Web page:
Photo/Illutration A teacher, wearing a face shield, gives a class at an elementary school in Matsusaka, Mie Prefecture, on May 18. (Asahi Shimbun file photo)

Green maple leaves, among early summer foliage, stand out for their exquisite beauty and have been appreciated from ancient times.

Yoshida Kenko, a poet and essayist, praised the splendor of young maple leaves in his “Essays in Idleness” in the 14th century.

“More lovely than all the flowers and red autumn leaves is the young maple of the fourth month (of the lunar calendar),” he wrote, as translated by George Bailey Sansom.

When I see young maple leaves stretching out into the sky, I cannot help but imagine them turning red in autumn. That may be why their green hues look all the richer and deeper to my eyes.

Speaking of changing colors, the season of “ajisai” hydrangea is drawing near.

The plant, sometimes known as “shichihenge” (seven metamorphoses), changes the color of its flowers from green to white and then to other, bright colors.

Suiha Watanabe (1882-1946) composed a haiku poem about its flowers.

Ajisai ya/ Shiro yori ideshi/ Asamidori (Hydrangea flowers/ Pale green/ Coming out of white)

It appears that the word “asamidori” also means “sky blue.”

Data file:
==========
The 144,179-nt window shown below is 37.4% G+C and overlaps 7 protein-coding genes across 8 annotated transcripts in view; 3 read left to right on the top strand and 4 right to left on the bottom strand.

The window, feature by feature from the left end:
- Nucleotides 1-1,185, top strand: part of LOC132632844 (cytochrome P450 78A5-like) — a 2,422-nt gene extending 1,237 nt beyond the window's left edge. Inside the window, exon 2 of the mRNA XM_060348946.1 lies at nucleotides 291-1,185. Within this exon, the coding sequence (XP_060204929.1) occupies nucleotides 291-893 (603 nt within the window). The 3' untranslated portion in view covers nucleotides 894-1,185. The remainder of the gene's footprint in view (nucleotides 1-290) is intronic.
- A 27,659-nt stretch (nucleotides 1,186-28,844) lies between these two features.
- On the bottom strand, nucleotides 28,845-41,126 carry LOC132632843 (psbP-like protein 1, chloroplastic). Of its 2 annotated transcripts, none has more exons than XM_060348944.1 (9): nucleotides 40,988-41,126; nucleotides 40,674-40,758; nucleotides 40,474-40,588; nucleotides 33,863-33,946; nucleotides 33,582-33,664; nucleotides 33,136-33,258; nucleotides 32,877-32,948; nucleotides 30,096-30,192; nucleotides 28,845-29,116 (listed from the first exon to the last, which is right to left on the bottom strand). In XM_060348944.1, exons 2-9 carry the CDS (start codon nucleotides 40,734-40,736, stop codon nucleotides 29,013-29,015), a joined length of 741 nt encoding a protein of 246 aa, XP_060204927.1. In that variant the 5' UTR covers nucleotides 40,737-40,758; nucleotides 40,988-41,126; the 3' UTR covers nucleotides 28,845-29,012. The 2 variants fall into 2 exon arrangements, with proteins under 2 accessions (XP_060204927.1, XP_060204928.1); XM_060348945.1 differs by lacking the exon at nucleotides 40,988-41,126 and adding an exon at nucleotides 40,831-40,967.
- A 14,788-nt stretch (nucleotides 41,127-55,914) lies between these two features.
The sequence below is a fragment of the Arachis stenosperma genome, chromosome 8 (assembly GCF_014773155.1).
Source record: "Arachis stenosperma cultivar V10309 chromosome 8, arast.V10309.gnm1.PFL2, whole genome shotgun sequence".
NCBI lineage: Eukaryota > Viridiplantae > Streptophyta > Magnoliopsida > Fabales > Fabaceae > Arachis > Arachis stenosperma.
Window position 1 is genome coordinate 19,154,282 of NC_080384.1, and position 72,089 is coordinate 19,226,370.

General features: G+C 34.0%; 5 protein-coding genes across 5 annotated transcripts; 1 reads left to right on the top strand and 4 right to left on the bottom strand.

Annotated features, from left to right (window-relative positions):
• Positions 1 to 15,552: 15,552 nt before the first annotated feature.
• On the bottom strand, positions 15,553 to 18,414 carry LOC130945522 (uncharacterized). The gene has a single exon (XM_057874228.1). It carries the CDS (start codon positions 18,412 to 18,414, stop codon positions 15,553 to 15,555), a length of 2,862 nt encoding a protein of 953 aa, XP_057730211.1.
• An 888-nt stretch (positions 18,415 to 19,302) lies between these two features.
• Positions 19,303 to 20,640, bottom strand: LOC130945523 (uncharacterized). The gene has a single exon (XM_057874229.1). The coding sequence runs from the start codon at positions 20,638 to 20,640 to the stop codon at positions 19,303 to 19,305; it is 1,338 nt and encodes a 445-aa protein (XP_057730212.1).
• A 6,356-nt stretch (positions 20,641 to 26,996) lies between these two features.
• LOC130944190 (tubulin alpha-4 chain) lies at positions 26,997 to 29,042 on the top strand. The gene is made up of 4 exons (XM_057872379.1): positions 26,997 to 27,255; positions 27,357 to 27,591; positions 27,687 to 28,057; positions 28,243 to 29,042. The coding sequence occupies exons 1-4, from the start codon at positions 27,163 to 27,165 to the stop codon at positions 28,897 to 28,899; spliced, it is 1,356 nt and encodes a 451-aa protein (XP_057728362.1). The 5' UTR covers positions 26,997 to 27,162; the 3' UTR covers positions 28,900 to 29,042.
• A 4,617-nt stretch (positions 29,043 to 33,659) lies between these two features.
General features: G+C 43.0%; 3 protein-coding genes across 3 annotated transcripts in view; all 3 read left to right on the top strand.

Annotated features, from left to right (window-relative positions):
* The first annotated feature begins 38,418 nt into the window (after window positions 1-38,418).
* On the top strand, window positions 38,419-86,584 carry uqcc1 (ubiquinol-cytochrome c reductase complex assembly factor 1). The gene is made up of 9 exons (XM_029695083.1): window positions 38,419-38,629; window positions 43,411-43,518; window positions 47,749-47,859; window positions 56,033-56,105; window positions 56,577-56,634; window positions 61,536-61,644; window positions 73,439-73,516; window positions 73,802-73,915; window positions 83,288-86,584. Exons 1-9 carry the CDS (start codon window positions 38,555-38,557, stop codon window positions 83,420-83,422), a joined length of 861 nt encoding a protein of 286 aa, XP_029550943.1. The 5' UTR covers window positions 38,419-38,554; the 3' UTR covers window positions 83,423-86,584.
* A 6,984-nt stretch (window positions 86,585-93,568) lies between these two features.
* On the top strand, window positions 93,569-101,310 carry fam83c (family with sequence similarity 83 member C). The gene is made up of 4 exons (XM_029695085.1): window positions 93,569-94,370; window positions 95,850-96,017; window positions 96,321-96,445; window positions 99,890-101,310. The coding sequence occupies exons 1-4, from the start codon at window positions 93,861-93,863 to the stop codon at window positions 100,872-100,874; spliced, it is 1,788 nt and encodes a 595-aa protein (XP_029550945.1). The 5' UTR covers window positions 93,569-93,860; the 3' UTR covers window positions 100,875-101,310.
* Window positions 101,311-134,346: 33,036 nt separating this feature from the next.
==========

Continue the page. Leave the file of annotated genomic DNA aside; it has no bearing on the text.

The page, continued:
I observed ajisai plants up close on May 23. They had patchworks of green, white and sky-blue flowers.

Changes are arriving in our monochrome daily lives dominated by the new coronavirus.

Reports about reopening amusement parks and zoos are coming from many parts of the country. Department stores and others are also restarting their operations.

But some other types of businesses are still subject to requests for voluntary closures or restrictions.

Changes in our lives still look like patchworks.

Particularly worrisome is school education. In the Tokyo metropolitan area, schools are preparing to reopen, some installing vinyl curtains in classrooms and securing plastic face shields for teachers.

In the northeastern Tohoku region, some schools are restarting competitions between sports clubs, including judo matches.

I pray that the day will soon come when the school education situation becomes the same color across the nation.

Dark shadows created by thick summer foliage are called “konoshitayami” (darkness under trees). Neither the evening dusk nor the darkness of the night, it is darkness under young leaves.

I hope these hard times will lead to bright, colorful days.

--The Asahi Shimbun, May 24

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Vox Populi, Vox Dei is a popular daily column that takes up a wide range of topics, including culture, arts and social trends and developments. Written by veteran Asahi Shimbun writers, the column provides useful perspectives on and insights into contemporary Japan and its culture.